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Parrot's Feather

A popular aquatic garden plant that spreads with water currents, animals, boats/trailers and fishing gear. Dense stands can stagnate water, and increase breeding grounds for mosquitoes learn more »

Zebra/Quagga Mussels

These tiny freshwater mussels clog drains, damage infrastructure, and are very costly to control/eradicate learn more »

Giant Hogweed

A towering toxic invasive plant with WorkSafe BC regulations learn more »

European Fire Ant

A tiny ant with a toxic sting learn more »

Purple Loosestrife

An aggressive wetland invader that threatens plant and animal diversity learn more »

Orange Hawkweed

Also yellow, these invasive plants replace native vegetation along roadsides, and threaten areas not yet reforested learn more »

Japanese Knotweed

Grows aggressively through concrete, impacting roads and house foundations learn more »

Spotted Knapweed

A single plant spreads rapidly with up to 140,000 seeds per square metre learn more »

Scotch Broom

An evergreen shrub that invades rangelands, replaces forage plants, causes allergies in people, and is a serious competitor to conifer seedlings learn more »

B.C. grants $1.6 million to fight invasive plants

MFLNRO News Release, May 9, 2014: VICTORIA – The provincial government is providing over $1.6 million in new grants to control the spread of invasive plants, Forests, Lands and Natural Resource Operations Minister Steve Thomson announced today.

The 29 grants are being given to local governments, regional invasive species committees and the Invasive Species Council of B.C. to assist their activities and support the objectives of the provincial Invasive Plant Program. This funding is in addition to the $809,000 already earmarked by the Ministry of Forests, Lands, and Natural Resource Operations for invasiveplant control and management in 2014-15.

Regional invasive species committees, the Invasive Species Council of B.C., local governments, provincial government ministries and stakeholders all work together to raise public awareness of invasive plants, survey and map invasive plant populations, and actively treat high-priority sites to control the spread of invasive plants.

Funding has also been granted to the Invasive Species Council of B.C. to assist with provincial collaboration, co-ordination and communication, development of best management practices, and expanded methods to increase awareness and reporting of invasive species. The Invasive Species Council of B.C. is based in Williams Lake.

Regional committees are non-profit societies that serve as forums for land managers and other stakeholders to co-ordinate invasive plant treatment activities and participate in outreach and educational opportunities. There are currently 13 regional invasive species committees in the province.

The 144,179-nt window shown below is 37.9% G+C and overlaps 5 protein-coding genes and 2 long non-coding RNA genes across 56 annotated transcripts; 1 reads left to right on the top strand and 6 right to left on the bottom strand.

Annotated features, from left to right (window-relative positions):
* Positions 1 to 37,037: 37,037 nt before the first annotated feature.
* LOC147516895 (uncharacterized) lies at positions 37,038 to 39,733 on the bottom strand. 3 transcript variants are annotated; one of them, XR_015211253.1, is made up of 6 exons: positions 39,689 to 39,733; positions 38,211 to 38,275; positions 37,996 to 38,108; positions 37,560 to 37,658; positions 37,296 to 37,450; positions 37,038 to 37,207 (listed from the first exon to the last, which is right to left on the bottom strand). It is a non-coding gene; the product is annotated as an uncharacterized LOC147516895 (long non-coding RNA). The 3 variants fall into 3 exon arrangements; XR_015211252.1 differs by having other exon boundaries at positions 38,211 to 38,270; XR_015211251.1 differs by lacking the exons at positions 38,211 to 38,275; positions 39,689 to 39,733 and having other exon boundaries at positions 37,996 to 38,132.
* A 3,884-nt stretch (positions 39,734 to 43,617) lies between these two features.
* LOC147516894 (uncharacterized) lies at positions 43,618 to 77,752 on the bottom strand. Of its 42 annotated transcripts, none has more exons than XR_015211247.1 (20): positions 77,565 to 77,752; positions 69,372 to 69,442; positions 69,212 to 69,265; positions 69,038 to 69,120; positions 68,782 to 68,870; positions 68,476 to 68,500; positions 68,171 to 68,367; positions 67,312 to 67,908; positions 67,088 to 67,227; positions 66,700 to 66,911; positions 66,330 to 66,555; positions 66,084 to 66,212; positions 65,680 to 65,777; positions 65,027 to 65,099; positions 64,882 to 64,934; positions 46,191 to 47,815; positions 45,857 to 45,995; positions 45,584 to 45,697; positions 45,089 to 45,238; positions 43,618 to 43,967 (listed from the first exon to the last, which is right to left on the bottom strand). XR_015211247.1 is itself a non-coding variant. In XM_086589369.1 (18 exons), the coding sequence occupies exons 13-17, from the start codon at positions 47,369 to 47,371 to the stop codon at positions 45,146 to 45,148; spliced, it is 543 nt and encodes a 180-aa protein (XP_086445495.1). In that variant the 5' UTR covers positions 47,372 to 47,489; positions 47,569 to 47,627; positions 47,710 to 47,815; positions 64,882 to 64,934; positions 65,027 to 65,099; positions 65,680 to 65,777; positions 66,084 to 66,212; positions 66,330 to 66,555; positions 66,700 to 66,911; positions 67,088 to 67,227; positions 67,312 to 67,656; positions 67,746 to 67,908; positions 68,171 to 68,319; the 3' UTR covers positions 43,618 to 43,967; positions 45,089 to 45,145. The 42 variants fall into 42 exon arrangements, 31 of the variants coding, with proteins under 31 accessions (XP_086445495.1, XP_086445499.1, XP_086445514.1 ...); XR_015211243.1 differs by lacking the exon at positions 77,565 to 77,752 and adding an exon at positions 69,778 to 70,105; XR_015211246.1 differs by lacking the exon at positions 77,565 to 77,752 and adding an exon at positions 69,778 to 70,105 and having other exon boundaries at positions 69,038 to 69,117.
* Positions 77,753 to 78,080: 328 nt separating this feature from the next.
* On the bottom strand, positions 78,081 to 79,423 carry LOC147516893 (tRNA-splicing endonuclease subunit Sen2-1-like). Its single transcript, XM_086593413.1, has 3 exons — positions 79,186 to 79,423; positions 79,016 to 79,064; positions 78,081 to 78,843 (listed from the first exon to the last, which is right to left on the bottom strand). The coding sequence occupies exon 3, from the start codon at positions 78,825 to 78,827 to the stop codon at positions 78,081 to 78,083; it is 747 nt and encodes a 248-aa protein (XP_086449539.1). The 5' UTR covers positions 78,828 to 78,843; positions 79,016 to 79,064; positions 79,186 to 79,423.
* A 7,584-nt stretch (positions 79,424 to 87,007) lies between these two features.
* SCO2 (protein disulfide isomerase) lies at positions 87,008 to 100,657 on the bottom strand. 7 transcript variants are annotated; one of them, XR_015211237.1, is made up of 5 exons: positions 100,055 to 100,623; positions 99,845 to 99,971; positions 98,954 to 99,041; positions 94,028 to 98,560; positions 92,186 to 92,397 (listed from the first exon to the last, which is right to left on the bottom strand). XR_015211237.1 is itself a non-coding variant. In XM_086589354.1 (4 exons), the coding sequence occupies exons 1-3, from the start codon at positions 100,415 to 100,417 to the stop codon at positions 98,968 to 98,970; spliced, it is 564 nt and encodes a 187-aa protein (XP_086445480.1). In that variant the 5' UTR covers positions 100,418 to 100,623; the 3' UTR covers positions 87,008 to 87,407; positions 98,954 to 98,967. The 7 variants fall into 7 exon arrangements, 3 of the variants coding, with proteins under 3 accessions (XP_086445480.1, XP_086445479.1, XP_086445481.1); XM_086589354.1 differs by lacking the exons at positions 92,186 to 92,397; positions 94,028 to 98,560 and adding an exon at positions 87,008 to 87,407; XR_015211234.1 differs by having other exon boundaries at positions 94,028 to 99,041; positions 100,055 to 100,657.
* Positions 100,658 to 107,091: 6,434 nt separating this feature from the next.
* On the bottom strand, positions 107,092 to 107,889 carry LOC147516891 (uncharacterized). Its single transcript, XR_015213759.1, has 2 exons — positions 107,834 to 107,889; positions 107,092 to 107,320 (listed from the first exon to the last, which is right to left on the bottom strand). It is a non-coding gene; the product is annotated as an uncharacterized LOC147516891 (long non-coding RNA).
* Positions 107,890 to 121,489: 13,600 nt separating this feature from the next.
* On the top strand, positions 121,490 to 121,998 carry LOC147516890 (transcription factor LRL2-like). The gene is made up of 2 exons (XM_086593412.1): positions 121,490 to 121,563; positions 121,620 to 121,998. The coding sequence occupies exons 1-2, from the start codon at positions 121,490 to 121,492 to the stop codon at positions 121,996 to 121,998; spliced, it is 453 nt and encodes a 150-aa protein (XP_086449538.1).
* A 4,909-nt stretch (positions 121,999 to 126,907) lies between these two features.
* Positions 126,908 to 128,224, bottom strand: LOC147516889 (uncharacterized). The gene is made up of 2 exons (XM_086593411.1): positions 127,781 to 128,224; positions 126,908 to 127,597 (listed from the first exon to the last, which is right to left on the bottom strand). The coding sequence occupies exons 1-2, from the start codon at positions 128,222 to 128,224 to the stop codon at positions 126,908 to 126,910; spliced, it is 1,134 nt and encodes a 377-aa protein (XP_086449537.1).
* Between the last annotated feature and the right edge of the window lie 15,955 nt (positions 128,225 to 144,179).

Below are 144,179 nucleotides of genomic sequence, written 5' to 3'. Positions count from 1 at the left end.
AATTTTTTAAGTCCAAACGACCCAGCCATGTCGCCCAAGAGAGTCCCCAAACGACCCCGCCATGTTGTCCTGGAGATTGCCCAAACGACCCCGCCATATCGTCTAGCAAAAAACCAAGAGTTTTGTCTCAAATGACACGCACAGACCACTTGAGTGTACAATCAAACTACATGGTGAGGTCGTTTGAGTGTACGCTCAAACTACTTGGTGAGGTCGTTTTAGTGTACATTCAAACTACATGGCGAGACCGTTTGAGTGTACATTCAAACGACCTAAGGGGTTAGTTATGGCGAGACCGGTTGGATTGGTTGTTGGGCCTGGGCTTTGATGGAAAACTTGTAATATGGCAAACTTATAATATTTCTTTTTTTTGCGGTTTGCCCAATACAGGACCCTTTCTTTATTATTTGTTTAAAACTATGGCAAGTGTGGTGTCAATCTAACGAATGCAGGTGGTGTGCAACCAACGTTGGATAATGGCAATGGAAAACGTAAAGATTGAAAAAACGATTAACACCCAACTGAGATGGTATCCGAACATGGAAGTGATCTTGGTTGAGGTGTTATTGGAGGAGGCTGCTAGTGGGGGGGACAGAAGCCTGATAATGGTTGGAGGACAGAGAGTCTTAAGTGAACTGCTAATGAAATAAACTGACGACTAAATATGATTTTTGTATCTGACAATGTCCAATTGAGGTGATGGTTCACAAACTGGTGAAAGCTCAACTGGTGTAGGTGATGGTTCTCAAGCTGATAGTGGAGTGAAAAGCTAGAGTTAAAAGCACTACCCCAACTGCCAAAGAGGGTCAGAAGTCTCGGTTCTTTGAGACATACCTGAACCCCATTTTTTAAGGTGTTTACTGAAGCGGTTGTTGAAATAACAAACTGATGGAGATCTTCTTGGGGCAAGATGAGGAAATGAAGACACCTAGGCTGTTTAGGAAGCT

Invasive plants are species that have been introduced into British Columbia from other areas. They displace our native vegetation and can cause considerable economic and environmental damage, and some pose a health risk to people. Invasive plants may disrupt natural ecosystems, reduce biodiversity, increase soil erosion, alter soil chemistry and adversely affect commercial crops.

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Minister of Forests, Lands and Natural Resource Operations Steve Thomson –
“The provincial government actively contributes to the conservation of wildlife habitat and works hard to protect the interests of British Columbia’s ranching and agriculture industries. These grants will help local governments and regional organizations minimize the spread of harmful invasive plants.”

Barry Gibbs, chair, Invasive Species Council of British Columbia –
“Invasive species impact British Columbia’s communities in many ways. Whether it’s the cost to our agriculture industry or a loss of natural biodiversity, invasive species are a concern. The support provided by the ministry is vital to the efforts of our council and our partners to prevent new introductions and respond to existing populations of invasive species. Since the majority of B.C. is Crown land, the government’s support is also critical for promoting collaborative action across administrative boundaries.”

Quick Facts:

  • The Invasive Plant Program identifies sites where invasive plant species have been found and responds rapidly to contain and eradicate them before they become established and start spreading.
  • Currently, some of the most intrusive plants in B.C. are marsh plume thistle, European common reed, garlic mustard, knotweed, and Spartina.
  • Other targeted species include orange and yellow (non-native) hawkweeds, knapweed, giant hogweed, blueweed, common tansy, tansy ragwort, hoary alyssum, field scabious, leafy spurge, purple loosestrife, yellow flag iris, Himalayan balsam and Scotch broom.

Learn More:

  • Invasive Alien Plant Program:
  • Inter-Ministry Invasive Species Working Group:
  • Invasive Species Council of British Columbia:

Media Contact:

Greig Bethel
Public Affairs Officer
Ministry of Forests, Lands and Natural
Resource Operations
250 356-5261